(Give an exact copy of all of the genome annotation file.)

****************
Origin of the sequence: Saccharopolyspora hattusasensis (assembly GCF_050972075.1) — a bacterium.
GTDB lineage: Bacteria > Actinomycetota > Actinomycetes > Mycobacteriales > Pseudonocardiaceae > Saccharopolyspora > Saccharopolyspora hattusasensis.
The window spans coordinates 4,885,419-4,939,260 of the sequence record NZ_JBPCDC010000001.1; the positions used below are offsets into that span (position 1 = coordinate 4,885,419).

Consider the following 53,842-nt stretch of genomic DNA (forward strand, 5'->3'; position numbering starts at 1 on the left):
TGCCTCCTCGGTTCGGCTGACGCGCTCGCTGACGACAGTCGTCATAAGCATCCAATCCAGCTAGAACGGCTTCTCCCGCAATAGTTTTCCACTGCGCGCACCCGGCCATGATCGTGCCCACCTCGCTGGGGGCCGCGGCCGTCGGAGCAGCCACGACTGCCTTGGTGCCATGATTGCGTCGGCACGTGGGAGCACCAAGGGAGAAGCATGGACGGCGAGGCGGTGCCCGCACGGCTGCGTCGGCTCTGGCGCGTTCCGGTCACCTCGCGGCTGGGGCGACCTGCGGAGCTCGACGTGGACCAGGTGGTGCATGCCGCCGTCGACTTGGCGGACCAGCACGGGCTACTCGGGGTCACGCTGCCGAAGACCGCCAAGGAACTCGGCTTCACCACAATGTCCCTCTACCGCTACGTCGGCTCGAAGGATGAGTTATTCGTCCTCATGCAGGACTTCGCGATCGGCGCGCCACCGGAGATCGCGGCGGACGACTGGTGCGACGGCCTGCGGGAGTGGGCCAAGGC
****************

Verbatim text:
Origin of the sequence: Saccharopolyspora hattusasensis (assembly GCF_050972075.1) — a bacterium.
GTDB lineage: Bacteria > Actinomycetota > Actinomycetes > Mycobacteriales > Pseudonocardiaceae > Saccharopolyspora > Saccharopolyspora hattusasensis.
The window spans coordinates 4,885,419-4,939,260 of the sequence record NZ_JBPCDC010000001.1; the positions used below are offsets into that span (position 1 = coordinate 4,885,419).

Consider the following 53,842-nt stretch of genomic DNA (forward strand, 5'->3'; position numbering starts at 1 on the left):
TGCCTCCTCGGTTCGGCTGACGCGCTCGCTGACGACAGTCGTCATAAGCATCCAATCCAGCTAGAACGGCTTCTCCCGCAATAGTTTTCCACTGCGCGCACCCGGCCATGATCGTGCCCACCTCGCTGGGGGCCGCGGCCGTCGGAGCAGCCACGACTGCCTTGGTGCCATGATTGCGTCGGCACGTGGGAGCACCAAGGGAGAAGCATGGACGGCGAGGCGGTGCCCGCACGGCTGCGTCGGCTCTGGCGCGTTCCGGTCACCTCGCGGCTGGGGCGACCTGCGGAGCTCGACGTGGACCAGGTGGTGCATGCCGCCGTCGACTTGGCGGACCAGCACGGGCTACTCGGGGTCACGCTGCCGAAGACCGCCAAGGAACTCGGCTTCACCACAATGTCCCTCTACCGCTACGTCGGCTCGAAGGATGAGTTATTCGTCCTCATGCAGGACTTCGCGATCGGCGCGCCACCGGAGATCGCGGCGGACGACTGGTGCGACGGCCTGCGGGAGTGGGCCAAGGC